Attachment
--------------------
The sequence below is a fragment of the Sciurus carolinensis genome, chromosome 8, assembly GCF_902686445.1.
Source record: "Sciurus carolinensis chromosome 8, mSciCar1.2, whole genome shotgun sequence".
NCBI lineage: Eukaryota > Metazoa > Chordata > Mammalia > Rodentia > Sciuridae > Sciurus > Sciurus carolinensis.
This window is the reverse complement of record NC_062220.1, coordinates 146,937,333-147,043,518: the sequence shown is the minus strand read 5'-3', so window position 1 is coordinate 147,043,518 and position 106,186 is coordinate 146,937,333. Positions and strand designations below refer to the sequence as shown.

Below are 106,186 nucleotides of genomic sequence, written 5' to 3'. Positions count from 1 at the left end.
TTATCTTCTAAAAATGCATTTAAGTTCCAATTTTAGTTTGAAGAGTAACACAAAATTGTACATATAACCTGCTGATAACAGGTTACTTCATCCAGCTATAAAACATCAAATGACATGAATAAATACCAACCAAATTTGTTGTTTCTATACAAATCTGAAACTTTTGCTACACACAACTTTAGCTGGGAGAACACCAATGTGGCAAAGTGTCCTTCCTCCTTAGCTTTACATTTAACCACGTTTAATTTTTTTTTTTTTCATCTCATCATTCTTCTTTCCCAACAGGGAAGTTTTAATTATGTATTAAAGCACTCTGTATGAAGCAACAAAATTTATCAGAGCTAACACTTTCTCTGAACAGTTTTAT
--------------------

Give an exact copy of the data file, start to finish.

The sequence below is a fragment of the Sciurus carolinensis genome, chromosome 8, assembly GCF_902686445.1.
Source record: "Sciurus carolinensis chromosome 8, mSciCar1.2, whole genome shotgun sequence".
NCBI lineage: Eukaryota > Metazoa > Chordata > Mammalia > Rodentia > Sciuridae > Sciurus > Sciurus carolinensis.
This window is the reverse complement of record NC_062220.1, coordinates 146,937,333-147,043,518: the sequence shown is the minus strand read 5'-3', so window position 1 is coordinate 147,043,518 and position 106,186 is coordinate 146,937,333. Positions and strand designations below refer to the sequence as shown.

Below are 106,186 nucleotides of genomic sequence, written 5' to 3'. Positions count from 1 at the left end.
TTATCTTCTAAAAATGCATTTAAGTTCCAATTTTAGTTTGAAGAGTAACACAAAATTGTACATATAACCTGCTGATAACAGGTTACTTCATCCAGCTATAAAACATCAAATGACATGAATAAATACCAACCAAATTTGTTGTTTCTATACAAATCTGAAACTTTTGCTACACACAACTTTAGCTGGGAGAACACCAATGTGGCAAAGTGTCCTTCCTCCTTAGCTTTACATTTAACCACGTTTAATTTTTTTTTTTTTCATCTCATCATTCTTCTTTCCCAACAGGGAAGTTTTAATTATGTATTAAAGCACTCTGTATGAAGCAACAAAATTTATCAGAGCTAACACTTTCTCTGAACAGTTTTAT